Labb – Driving Your Shadow

Driving Your Shadow

Right from the first song, Labb is exactly what you would expect from what they claim to be on their own website: indie pop rock. While pop-rock might not be everyone’s cup of tea, Labb is surprisingly pleasing in their delivery, most of the time. Although having a tendency to fall into musical cliches and repetition, their second release, Driving Your Shadow, just barely stays on the positive end of the originality spectrum.
The first of seven songs, “All Those Things,” is actually the standout of the LP, delivering a nice punk-ish feel in the beginning to give way to a power-rock chorus. Founder and namesake Dana Labb (singer/guitarrist) offers a Dave Grohl-meets-Bob Mould vocal styling over a wall of dual guitar sound, backed up by driving rhythm from the bass and percussion. The typical power-pop formula, but executed nicely for what it is.
The second song, “Fourteen Hour Date,” is somewhat disappointing, as it basically restates the ‘date and sex’ archetype with different lyrics. The hookiness of the guitar is almost frightening, but one can’t help but smile as it flows. Guitarrist and co-founder John Sares is truly showcased on this song, his eclectic leads so smooth they are still in my head. Despite that, this seems an almost ‘stock’ pop song. I could hear it on the radio as the ‘I might be sleeping over’ song (re: Puddle of Mudd’s “Control,” known nationwide for two weeks as the ‘smack my ass’ song).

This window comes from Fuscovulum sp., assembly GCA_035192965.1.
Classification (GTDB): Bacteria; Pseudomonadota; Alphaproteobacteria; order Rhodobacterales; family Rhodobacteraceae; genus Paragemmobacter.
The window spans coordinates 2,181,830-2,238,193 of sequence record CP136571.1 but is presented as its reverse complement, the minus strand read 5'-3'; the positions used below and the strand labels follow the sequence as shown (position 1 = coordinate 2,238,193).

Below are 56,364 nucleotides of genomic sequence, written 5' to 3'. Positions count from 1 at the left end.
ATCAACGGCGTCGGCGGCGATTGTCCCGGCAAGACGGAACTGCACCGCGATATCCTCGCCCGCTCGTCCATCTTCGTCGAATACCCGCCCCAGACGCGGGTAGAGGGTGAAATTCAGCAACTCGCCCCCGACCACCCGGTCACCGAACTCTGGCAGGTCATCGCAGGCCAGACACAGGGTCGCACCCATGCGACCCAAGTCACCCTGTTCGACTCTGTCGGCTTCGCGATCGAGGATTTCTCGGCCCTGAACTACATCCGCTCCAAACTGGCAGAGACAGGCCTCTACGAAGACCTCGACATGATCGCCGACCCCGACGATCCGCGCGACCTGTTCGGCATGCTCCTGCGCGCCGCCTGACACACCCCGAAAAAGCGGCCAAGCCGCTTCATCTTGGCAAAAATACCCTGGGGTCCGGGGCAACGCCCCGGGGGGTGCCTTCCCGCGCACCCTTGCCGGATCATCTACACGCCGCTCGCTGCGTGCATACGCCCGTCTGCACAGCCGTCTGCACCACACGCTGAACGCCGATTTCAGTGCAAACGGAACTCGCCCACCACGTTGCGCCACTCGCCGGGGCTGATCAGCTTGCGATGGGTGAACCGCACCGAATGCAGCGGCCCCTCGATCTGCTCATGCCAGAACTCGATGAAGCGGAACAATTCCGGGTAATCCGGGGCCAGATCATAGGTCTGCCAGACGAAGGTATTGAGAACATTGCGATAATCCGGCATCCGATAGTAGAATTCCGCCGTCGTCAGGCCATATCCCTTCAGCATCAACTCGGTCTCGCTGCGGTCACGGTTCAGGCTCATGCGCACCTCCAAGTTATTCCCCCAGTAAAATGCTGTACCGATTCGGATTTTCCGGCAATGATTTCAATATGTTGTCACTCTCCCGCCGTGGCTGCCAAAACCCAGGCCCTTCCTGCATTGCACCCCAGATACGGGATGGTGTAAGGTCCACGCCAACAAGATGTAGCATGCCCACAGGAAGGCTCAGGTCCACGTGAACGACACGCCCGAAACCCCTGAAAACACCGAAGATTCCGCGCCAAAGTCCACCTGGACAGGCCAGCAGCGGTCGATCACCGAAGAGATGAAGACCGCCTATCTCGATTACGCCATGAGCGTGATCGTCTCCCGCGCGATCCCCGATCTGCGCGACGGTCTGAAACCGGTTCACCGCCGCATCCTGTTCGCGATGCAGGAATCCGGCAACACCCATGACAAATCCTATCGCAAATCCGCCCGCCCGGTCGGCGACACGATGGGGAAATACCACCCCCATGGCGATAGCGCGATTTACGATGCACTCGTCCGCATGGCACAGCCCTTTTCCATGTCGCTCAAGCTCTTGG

The next two songs are honestly mediocre at best. “Drinking Words” is the album’s ‘progressive song,’ utilizing a more relaxed riff than the previous tracks, but still predictably launching into the loud chorus every time. “Shovel” is opened by bassist Jesse Carroll’s amazingly simple bassline, almost immediately afterwards lanuching into another power chorus, which by now is starting to wear thin. “Those are the Breaks, Kid” is another promising song, at first sounding like another Jimmy Eat World song, but the power chorus in this song is much more hard-hitting and flows much better with the verse than in other songs. The vocal execution is near perfect in this song, as is the rest of the band. Drummer Mora Precarious drives this song perfectly, and Carroll/Sares hold their parts down perfectly. And to top it off, they end the song at an unpredictable juncture, which tops off this excellent song nicely. “SteadyUnsteady” is a great closer, as it moves in a softer direction in contrast to the bounce of the rest of the album. It’s a surprisingly pretty song, with an excellent guitar solo at the end. Excellent closing to the CD.
In summary, Labb is power-pop, which I’ve said seven times already. Why? Because that’s what they are. If you don’t like power pop, don’t get this album. If you do, get it. It’s that simple.